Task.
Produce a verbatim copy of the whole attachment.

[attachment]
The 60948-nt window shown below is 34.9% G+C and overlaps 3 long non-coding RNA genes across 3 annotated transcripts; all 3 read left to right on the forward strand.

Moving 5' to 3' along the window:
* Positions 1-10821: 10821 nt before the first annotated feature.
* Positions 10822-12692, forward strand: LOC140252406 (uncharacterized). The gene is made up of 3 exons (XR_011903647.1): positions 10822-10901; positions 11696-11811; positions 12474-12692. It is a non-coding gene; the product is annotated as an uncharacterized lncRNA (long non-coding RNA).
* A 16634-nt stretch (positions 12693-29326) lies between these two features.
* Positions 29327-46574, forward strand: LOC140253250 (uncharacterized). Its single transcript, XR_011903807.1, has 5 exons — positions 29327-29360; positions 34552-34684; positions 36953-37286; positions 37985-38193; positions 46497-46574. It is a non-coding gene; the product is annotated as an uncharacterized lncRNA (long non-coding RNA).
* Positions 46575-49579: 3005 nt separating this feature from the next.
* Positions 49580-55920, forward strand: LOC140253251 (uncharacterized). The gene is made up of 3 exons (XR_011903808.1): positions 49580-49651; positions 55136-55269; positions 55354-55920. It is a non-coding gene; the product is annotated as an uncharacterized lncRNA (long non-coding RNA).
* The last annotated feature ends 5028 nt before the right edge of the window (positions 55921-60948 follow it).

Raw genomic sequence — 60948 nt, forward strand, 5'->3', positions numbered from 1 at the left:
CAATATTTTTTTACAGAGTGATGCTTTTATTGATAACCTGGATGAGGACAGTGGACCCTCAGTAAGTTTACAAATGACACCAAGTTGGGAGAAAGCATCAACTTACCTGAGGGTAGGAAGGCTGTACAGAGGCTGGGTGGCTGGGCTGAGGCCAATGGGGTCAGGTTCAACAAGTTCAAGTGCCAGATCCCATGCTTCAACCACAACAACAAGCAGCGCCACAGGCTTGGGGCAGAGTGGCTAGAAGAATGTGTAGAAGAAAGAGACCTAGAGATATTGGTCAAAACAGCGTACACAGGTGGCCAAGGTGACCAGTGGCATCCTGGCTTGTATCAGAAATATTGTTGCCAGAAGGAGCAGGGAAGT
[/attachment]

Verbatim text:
The 60948-nt window shown below is 34.9% G+C and overlaps 3 long non-coding RNA genes across 3 annotated transcripts; all 3 read left to right on the forward strand.

Moving 5' to 3' along the window:
* Positions 1-10821: 10821 nt before the first annotated feature.
* Positions 10822-12692, forward strand: LOC140252406 (uncharacterized). The gene is made up of 3 exons (XR_011903647.1): positions 10822-10901; positions 11696-11811; positions 12474-12692. It is a non-coding gene; the product is annotated as an uncharacterized lncRNA (long non-coding RNA).
* A 16634-nt stretch (positions 12693-29326) lies between these two features.
* Positions 29327-46574, forward strand: LOC140253250 (uncharacterized). Its single transcript, XR_011903807.1, has 5 exons — positions 29327-29360; positions 34552-34684; positions 36953-37286; positions 37985-38193; positions 46497-46574. It is a non-coding gene; the product is annotated as an uncharacterized lncRNA (long non-coding RNA).
* Positions 46575-49579: 3005 nt separating this feature from the next.
* Positions 49580-55920, forward strand: LOC140253251 (uncharacterized). The gene is made up of 3 exons (XR_011903808.1): positions 49580-49651; positions 55136-55269; positions 55354-55920. It is a non-coding gene; the product is annotated as an uncharacterized lncRNA (long non-coding RNA).
* The last annotated feature ends 5028 nt before the right edge of the window (positions 55921-60948 follow it).

Raw genomic sequence — 60948 nt, forward strand, 5'->3', positions numbered from 1 at the left:
CAATATTTTTTTACAGAGTGATGCTTTTATTGATAACCTGGATGAGGACAGTGGACCCTCAGTAAGTTTACAAATGACACCAAGTTGGGAGAAAGCATCAACTTACCTGAGGGTAGGAAGGCTGTACAGAGGCTGGGTGGCTGGGCTGAGGCCAATGGGGTCAGGTTCAACAAGTTCAAGTGCCAGATCCCATGCTTCAACCACAACAACAAGCAGCGCCACAGGCTTGGGGCAGAGTGGCTAGAAGAATGTGTAGAAGAAAGAGACCTAGAGATATTGGTCAAAACAGCGTACACAGGTGGCCAAGGTGACCAGTGGCATCCTGGCTTGTATCAGAAATATTGTTGCCAGAAGGAGCAGGGAAGT